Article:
Coding productivity and accuracy: An action plan for improvement

December 10th, 2018 / By Katie Kitchen, CPC

Throughout my career in coding, whether it was as a production coder, a coding supervisor, or my current role as an analyst, there has always been great discussion and debate around how to improve coder productivity and accuracy.  

As we all know, coding can be very subjective and there are many factors that can influence the productivity of coder A compared to coder B. Consider the following:

  • Coder A may have a greater understanding of anatomy and medical terminology than coder B.
  • Coder B may be overly concerned about meeting productivity requirements possibly causing more mistakes to be made.
  • Coder A may not be utilizing coding tools properly or may need additional training.
  • Coder B maybe misinterpreting coding guidelines or internal policy.

In my experience, consistency is key. Maintaining a training plan and implementing QA measures can make a huge difference. This allows for identification of learning gaps and educational needs. Your staff will also know the value that is placed on their work which in turn gives them a greater sense of pride. Furthermore, cost reduction will be seen with the decrease of denials and accounts receivable corrections.

There are a few key ways to increase productivity and accuracy. These may seem simple but, in my opinion, they can result in great coder gains.

  • Stop interruptions: On average it may take up to 23 minutes for a coder to return to a deep level of concentration after being interrupted. Large blocks of time should be given between meetings to allow for better concentration and training staff should turn off email or instant message notifications to allow for less distraction. Also, consider keeping coders out of high traffic areas in the office. Less distraction means more action!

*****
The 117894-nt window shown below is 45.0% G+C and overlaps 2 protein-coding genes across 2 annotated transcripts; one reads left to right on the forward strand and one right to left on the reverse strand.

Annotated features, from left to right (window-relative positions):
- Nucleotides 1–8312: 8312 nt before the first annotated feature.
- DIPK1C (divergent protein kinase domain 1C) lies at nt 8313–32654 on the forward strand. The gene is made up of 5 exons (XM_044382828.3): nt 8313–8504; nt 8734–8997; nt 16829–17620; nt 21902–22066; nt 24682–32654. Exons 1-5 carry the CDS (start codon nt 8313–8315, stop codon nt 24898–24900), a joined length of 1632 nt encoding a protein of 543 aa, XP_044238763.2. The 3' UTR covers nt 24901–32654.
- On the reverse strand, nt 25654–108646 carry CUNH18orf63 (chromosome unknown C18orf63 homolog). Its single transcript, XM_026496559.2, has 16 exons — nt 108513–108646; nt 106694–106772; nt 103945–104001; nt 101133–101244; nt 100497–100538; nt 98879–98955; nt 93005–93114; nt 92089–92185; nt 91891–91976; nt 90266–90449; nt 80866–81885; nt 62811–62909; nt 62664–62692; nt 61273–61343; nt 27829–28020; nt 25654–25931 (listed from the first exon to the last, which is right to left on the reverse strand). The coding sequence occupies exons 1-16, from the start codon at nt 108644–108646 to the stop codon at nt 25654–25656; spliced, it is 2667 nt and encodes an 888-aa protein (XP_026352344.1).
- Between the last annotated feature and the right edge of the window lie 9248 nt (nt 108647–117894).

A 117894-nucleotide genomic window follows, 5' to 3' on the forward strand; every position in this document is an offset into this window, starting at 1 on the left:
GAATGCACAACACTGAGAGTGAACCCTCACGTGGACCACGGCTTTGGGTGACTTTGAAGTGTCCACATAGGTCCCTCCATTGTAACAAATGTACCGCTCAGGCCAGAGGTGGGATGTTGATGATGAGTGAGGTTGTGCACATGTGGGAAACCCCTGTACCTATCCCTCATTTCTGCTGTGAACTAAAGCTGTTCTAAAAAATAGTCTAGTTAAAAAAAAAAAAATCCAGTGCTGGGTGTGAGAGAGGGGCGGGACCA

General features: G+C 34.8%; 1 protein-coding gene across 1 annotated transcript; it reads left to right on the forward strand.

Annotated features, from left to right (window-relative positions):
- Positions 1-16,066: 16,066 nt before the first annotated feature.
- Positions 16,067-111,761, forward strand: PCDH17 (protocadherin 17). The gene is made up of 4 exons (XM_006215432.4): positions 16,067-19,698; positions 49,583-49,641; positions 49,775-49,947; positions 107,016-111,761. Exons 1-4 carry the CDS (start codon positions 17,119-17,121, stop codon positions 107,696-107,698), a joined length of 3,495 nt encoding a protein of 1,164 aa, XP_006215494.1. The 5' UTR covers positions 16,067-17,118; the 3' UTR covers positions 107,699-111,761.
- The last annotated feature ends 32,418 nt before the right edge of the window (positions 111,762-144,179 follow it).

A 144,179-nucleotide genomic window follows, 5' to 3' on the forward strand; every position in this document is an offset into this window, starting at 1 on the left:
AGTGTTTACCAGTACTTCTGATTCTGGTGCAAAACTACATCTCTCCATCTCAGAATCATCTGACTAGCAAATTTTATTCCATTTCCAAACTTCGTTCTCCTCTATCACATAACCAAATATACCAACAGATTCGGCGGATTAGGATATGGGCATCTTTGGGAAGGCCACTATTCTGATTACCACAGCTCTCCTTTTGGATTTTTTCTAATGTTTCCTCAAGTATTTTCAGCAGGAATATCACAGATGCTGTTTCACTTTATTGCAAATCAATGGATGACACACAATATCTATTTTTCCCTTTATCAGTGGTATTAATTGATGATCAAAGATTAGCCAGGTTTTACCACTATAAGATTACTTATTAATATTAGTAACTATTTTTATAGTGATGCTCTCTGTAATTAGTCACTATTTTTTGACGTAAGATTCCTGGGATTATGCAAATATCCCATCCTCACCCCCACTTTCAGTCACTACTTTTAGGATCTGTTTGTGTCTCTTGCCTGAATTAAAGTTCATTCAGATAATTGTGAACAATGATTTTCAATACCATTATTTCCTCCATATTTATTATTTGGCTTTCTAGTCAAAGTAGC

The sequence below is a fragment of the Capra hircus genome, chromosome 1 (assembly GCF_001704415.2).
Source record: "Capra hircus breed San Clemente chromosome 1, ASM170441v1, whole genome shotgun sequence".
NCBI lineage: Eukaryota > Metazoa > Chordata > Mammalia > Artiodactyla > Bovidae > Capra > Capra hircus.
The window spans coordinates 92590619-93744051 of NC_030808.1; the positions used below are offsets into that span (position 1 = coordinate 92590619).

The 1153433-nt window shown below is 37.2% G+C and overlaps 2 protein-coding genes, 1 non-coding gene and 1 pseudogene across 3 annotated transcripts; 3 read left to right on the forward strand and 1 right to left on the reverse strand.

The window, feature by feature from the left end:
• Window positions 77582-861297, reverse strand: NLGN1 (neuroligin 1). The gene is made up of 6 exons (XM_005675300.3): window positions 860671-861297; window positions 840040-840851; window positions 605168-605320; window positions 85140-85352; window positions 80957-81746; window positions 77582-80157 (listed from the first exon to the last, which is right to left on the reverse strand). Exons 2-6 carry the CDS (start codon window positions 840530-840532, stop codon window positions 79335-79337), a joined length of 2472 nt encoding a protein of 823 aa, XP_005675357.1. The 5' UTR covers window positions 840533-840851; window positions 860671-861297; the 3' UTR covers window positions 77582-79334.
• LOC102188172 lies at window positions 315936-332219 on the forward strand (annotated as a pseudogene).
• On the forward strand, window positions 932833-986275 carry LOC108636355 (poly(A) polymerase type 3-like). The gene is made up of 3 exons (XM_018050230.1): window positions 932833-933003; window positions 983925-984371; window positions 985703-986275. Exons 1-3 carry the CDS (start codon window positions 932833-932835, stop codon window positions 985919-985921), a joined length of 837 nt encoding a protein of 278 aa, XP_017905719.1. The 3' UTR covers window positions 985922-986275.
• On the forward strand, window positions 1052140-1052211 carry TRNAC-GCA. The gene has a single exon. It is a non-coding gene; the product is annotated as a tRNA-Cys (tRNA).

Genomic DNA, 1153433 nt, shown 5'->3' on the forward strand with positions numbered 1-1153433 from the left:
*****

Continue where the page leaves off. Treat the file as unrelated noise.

• Limit non-coding tasks: Being pulled away from your coding brain can reduce productivity. It goes back to the need for deep concentration. Not to say there isn’t a need to do additional coding-related tasks, but if you have a coder who is being pulled to assist with non-coding related duties you may want to reassess their workflow.
  • Utilize computer-assisted coding: CAC is a great tool for increasing coder productivity. Coders will no longer need to dig through coding books, they will automatically be alerted to CCI and LCD edits, and they will be presented with auto-suggested codes, which will in turn increase accuracy.

In summary, keeping a close eye on your coding staff’s workflow, providing consistent training and expectations, and implementing a quality assurance program will go a long way in increasing accuracy and productivity.

Katie Kitchen is a senior coding analyst at 3M Health Information Systems.


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